What can a higher credit score do for you? A lot, actually.
The stronger your credit score, the more likely a lender is to say yes when you want to borrow money, whether in the form of a new credit card, a personal loan, or a mortgage. And, a higher credit score could be your ticket to snagging a more competitive interest rate on a loan.
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If your credit score needs work, you’ll often hear that paying bills on time is the best way to boost it. And that’s solid advice. Your payment history carries more weight than any other factor when calculating your credit score.
But that’s not the only thing you can do to boost your credit score. You can also use these lesser-known tricks to raise that number.
1. Get a secured credit card
With a regular credit card, you’re given a spending limit you can charge expenses against. With a secured credit card, you limit your spending limit by putting down a deposit that serves as that limit. Or, to put it another way, your deposit secures your line of credit.
A secured credit card won’t necessarily give you a lot more buying power. That’s because you’re only charging expenses against the cash you already have. But if you pay that secured card on time every month, it can help you build up your credit score.
2. Check your credit report
Your credit report is a summary of your credit and borrowing history. It shows the various accounts you have open, how much debt you have, and the different types of debts in your name.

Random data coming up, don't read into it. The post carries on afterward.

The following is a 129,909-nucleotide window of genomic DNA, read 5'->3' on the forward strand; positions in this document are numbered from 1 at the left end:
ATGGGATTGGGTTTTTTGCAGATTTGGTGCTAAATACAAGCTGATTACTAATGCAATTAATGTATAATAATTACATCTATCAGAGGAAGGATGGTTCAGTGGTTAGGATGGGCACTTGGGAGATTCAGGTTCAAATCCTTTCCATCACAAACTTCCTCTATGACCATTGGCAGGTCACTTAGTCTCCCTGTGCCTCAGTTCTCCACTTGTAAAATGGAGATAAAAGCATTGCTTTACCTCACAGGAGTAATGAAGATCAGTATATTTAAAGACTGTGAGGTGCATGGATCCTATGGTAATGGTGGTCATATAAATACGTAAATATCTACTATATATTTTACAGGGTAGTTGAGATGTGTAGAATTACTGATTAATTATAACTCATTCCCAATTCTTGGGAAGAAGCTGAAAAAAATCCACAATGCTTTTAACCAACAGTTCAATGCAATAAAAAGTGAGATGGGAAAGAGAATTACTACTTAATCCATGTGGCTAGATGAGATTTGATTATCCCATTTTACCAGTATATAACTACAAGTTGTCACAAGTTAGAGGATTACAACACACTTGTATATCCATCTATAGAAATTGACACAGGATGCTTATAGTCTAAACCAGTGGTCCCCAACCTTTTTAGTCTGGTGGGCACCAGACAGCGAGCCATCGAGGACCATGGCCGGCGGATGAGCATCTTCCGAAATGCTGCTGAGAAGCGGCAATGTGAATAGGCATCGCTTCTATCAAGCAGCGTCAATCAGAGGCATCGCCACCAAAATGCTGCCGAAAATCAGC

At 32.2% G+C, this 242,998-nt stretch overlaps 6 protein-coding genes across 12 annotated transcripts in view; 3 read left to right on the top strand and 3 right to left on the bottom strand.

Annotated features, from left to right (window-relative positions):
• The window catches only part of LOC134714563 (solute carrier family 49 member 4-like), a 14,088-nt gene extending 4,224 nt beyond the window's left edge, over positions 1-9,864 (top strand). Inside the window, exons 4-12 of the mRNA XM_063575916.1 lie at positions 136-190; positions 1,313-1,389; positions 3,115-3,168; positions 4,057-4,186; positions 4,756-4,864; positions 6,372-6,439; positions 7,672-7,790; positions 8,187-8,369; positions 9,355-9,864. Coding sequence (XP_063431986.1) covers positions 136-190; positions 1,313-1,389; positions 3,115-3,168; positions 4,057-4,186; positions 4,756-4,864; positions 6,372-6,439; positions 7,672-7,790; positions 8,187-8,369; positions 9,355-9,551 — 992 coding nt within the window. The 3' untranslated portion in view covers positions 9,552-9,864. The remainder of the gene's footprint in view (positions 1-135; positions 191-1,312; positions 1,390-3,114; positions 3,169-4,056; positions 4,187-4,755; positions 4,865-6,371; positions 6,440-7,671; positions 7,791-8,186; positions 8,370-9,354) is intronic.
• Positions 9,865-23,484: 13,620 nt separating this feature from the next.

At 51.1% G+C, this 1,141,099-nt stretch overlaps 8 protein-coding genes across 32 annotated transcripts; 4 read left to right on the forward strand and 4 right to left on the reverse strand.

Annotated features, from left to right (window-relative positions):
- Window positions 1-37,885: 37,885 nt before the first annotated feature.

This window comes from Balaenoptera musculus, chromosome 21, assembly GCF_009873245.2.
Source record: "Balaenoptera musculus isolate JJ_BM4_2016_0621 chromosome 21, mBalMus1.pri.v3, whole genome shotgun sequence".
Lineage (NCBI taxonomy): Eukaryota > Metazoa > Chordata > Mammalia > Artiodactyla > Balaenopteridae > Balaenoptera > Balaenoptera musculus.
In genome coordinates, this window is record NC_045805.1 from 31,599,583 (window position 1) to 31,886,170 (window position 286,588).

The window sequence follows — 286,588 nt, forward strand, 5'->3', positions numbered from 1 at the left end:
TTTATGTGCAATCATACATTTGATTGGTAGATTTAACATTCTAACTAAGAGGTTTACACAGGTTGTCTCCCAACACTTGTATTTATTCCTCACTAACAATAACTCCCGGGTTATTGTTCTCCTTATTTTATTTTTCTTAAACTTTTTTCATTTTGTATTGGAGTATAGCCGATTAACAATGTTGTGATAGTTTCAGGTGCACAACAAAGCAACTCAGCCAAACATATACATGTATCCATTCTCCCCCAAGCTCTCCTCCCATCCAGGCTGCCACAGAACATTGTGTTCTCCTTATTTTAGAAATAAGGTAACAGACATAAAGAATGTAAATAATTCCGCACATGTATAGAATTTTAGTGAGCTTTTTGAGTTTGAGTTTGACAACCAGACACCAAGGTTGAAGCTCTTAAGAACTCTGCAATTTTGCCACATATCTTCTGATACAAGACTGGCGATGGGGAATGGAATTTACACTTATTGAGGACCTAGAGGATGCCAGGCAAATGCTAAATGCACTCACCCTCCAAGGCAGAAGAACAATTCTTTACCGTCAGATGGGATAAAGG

But credit reports aren’t immune to errors. And if yours contains a mistake that makes you seem like a less desirable borrower, fixing that mistake could lead to a credit score boost.
So, let’s say your credit reports lists a debt in your name you never racked up. If you dispute that mistake, the credit bureau behind that report is obligated to look into it. And if it finds that it was, in fact, an error, your credit score could get a lift.
3. Get a credit limit increase
Another factor that goes into your credit score is your credit utilization ratio, which measures how much of your available revolving credit you’re using at once. A ratio of 30% or less is generally considered favorable, so if yours is higher, paying down some credit card debt could help your credit score improve.
But that’s not the only way to lower your credit utilization ratio. You can also lower that ratio by raising your credit limit.
So, let’s say you owe $4,000 against a $10,000 spending limit on your credit cards. That’s a 40% utilization rate. If you manage to raise your spending limit to $14,000, you’ll bring your utilization down to roughly 29%, which could help your credit score increase. And if you’re an account holder in good standing, chances are, a simple call to your credit card companies will result in a higher spending limit.
Paying bills in a timely manner isn’t the only thing you can do to give your credit score a bump. These tips could also help you bring that number up — and open the door to more borrowing choices.
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